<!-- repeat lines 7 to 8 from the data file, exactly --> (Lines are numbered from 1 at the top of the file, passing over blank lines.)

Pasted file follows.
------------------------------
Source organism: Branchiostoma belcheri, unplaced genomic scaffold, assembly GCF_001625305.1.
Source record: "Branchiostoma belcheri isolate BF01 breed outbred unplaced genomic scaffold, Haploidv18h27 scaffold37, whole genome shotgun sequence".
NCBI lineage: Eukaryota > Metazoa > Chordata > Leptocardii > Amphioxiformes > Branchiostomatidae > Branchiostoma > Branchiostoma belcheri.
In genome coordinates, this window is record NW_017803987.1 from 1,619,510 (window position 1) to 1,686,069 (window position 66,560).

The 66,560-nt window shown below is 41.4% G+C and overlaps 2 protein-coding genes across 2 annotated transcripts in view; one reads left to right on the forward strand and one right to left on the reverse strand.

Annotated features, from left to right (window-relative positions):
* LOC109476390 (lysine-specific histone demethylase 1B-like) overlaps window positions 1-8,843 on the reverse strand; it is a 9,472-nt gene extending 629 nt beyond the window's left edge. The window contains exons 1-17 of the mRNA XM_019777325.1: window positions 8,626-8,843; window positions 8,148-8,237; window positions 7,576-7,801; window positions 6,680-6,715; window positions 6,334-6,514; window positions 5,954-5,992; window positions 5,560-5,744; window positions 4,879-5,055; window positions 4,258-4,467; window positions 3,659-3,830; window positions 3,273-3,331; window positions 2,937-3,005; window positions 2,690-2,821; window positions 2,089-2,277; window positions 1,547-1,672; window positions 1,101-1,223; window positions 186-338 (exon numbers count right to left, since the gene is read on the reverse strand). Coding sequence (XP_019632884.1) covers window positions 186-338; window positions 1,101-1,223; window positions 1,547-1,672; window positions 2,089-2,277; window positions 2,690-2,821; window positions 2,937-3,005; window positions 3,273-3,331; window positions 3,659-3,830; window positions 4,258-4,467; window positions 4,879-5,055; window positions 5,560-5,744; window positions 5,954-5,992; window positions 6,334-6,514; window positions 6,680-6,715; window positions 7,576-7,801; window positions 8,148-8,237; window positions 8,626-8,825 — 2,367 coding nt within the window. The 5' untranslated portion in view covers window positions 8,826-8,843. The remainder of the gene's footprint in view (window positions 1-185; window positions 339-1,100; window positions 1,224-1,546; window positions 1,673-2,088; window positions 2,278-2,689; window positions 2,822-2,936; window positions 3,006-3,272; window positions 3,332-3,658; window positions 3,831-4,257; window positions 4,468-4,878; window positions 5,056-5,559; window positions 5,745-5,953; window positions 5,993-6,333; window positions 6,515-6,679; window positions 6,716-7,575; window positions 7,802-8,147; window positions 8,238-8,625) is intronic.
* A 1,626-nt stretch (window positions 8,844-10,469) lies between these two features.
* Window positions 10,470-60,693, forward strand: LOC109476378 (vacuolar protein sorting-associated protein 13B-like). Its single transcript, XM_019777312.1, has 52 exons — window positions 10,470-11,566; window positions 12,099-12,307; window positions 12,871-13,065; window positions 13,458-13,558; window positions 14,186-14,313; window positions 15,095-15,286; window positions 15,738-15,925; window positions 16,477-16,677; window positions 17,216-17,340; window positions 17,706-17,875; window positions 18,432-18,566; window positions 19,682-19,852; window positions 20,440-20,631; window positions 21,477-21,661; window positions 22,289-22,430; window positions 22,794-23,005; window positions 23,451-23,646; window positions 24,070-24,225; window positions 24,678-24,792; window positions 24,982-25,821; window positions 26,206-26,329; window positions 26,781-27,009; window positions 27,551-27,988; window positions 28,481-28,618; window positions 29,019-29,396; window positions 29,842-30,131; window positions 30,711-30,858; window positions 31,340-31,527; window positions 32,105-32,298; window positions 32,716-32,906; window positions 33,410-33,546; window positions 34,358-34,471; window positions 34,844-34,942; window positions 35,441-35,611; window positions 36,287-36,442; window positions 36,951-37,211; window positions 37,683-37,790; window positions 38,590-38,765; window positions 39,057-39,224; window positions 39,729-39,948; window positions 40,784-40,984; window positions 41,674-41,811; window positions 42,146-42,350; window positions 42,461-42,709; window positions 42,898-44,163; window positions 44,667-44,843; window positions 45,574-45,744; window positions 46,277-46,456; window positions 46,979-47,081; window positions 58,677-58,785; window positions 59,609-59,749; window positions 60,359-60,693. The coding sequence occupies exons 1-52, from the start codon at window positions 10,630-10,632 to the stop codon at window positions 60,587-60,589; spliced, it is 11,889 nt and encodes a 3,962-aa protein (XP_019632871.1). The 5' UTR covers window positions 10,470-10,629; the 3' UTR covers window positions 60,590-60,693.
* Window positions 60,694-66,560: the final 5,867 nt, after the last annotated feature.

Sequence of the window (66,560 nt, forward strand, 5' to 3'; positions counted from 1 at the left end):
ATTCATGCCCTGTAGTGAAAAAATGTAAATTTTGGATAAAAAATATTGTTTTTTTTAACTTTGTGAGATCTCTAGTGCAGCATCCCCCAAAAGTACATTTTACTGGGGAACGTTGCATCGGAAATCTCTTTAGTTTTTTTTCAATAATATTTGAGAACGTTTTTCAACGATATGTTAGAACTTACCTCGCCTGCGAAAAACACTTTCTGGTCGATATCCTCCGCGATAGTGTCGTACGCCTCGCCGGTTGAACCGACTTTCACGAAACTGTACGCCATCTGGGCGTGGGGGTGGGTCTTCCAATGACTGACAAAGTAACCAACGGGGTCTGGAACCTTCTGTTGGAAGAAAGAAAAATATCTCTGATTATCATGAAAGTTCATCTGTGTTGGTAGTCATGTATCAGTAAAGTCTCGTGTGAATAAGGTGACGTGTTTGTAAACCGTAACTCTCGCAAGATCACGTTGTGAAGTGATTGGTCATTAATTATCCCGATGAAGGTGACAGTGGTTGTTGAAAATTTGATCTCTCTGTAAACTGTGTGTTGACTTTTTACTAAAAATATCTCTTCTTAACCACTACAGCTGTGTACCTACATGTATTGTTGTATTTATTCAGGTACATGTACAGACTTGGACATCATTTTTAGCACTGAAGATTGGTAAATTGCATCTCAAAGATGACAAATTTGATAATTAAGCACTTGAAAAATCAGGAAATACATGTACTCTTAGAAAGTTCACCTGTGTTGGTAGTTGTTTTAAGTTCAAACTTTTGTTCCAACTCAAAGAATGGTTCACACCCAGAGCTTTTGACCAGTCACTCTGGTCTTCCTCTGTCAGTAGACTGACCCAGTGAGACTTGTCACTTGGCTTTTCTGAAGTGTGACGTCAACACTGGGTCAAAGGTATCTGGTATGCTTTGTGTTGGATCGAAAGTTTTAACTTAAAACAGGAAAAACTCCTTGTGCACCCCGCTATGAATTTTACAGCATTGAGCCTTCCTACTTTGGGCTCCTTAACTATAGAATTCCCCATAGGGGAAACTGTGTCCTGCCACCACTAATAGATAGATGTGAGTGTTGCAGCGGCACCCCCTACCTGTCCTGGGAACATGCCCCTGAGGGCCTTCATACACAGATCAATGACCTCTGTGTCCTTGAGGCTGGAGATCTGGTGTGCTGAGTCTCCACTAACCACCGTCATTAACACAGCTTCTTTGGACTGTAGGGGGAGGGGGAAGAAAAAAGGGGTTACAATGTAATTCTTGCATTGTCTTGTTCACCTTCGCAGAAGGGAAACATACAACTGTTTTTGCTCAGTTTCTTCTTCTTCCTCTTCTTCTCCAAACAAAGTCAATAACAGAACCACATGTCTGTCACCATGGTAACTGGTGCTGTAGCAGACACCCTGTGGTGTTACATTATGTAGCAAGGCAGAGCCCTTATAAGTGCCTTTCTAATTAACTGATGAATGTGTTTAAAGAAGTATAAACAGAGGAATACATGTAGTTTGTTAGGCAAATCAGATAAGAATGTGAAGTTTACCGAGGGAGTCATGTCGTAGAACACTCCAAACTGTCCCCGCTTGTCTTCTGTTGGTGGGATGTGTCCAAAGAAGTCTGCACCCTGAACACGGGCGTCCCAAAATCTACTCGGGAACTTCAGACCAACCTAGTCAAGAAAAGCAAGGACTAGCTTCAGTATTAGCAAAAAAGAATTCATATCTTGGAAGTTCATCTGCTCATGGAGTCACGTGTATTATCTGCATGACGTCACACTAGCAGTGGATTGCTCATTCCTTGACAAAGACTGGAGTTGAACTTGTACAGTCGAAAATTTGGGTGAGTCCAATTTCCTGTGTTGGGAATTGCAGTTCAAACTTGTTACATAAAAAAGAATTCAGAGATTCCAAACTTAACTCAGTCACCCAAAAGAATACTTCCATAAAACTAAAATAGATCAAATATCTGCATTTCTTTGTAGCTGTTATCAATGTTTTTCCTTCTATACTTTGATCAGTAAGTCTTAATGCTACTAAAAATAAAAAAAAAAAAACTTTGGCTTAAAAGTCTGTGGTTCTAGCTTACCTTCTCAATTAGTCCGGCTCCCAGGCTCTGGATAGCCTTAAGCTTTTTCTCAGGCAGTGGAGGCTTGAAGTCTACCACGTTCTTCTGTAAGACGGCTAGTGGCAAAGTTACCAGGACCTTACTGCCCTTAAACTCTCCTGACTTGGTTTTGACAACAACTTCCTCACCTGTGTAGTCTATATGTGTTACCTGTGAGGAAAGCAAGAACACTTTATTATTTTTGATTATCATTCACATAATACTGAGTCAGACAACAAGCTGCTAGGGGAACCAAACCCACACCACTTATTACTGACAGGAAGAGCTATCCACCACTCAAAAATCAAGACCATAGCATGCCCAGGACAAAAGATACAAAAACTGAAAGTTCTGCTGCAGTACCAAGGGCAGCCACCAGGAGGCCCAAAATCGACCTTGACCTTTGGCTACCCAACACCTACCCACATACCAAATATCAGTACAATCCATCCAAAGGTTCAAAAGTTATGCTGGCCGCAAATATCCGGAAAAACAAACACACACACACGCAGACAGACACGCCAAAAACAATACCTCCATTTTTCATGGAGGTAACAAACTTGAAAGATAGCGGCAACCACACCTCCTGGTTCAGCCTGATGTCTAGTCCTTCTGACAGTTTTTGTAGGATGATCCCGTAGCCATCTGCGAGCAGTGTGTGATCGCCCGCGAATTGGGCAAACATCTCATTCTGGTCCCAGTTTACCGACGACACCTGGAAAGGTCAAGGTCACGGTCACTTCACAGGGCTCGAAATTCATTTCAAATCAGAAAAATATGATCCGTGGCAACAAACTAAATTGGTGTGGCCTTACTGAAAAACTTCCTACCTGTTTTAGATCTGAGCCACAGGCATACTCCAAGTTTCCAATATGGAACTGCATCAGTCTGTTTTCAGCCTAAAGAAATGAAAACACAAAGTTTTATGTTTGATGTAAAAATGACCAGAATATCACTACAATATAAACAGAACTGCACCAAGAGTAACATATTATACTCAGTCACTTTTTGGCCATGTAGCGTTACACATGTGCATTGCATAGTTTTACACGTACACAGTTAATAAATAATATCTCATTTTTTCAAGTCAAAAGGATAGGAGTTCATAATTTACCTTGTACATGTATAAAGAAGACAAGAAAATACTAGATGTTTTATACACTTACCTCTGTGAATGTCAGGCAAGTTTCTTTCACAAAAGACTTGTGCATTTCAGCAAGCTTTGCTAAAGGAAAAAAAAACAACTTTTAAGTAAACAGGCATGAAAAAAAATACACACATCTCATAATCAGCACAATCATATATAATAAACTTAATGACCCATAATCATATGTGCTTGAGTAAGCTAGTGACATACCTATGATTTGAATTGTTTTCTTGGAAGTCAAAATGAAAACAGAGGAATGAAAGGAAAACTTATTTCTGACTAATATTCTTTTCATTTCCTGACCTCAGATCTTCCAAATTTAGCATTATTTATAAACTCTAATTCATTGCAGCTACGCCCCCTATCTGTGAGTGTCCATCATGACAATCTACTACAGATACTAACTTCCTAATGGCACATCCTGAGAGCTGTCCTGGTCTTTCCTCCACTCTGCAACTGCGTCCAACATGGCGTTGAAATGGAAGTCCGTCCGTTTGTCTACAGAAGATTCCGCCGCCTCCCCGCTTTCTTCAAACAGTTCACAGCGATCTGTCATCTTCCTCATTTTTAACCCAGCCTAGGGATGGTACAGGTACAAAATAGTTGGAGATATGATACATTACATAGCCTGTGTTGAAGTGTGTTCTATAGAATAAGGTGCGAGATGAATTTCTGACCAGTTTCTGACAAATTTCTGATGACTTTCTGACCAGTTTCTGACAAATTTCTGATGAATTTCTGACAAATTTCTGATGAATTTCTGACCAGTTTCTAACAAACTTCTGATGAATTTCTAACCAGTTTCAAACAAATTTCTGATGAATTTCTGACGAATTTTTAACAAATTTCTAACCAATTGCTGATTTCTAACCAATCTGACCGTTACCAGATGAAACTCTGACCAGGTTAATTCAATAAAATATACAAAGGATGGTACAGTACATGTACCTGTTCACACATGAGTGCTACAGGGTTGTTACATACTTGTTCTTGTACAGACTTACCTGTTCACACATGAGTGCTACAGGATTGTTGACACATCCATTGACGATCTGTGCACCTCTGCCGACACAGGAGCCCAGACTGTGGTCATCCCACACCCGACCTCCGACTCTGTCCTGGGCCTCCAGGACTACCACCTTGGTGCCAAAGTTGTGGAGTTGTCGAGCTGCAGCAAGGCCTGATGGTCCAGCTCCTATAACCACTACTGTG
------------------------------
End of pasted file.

* LOC109476390 (lysine-specific histone demethylase 1B-like) overlaps window positions 1-8,843 on the reverse strand; it is a 9,472-nt gene extending 629 nt beyond the window's left edge. The window contains exons 1-17 of the mRNA XM_019777325.1: window positions 8,626-8,843; window positions 8,148-8,237; window positions 7,576-7,801; window positions 6,680-6,715; window positions 6,334-6,514; window positions 5,954-5,992; window positions 5,560-5,744; window positions 4,879-5,055; window positions 4,258-4,467; window positions 3,659-3,830; window positions 3,273-3,331; window positions 2,937-3,005; window positions 2,690-2,821; window positions 2,089-2,277; window positions 1,547-1,672; window positions 1,101-1,223; window positions 186-338 (exon numbers count right to left, since the gene is read on the reverse strand). Coding sequence (XP_019632884.1) covers window positions 186-338; window positions 1,101-1,223; window positions 1,547-1,672; window positions 2,089-2,277; window positions 2,690-2,821; window positions 2,937-3,005; window positions 3,273-3,331; window positions 3,659-3,830; window positions 4,258-4,467; window positions 4,879-5,055; window positions 5,560-5,744; window positions 5,954-5,992; window positions 6,334-6,514; window positions 6,680-6,715; window positions 7,576-7,801; window positions 8,148-8,237; window positions 8,626-8,825 — 2,367 coding nt within the window. The 5' untranslated portion in view covers window positions 8,826-8,843. The remainder of the gene's footprint in view (window positions 1-185; window positions 339-1,100; window positions 1,224-1,546; window positions 1,673-2,088; window positions 2,278-2,689; window positions 2,822-2,936; window positions 3,006-3,272; window positions 3,332-3,658; window positions 3,831-4,257; window positions 4,468-4,878; window positions 5,056-5,559; window positions 5,745-5,953; window positions 5,993-6,333; window positions 6,515-6,679; window positions 6,716-7,575; window positions 7,802-8,147; window positions 8,238-8,625) is intronic.
* A 1,626-nt stretch (window positions 8,844-10,469) lies between these two features.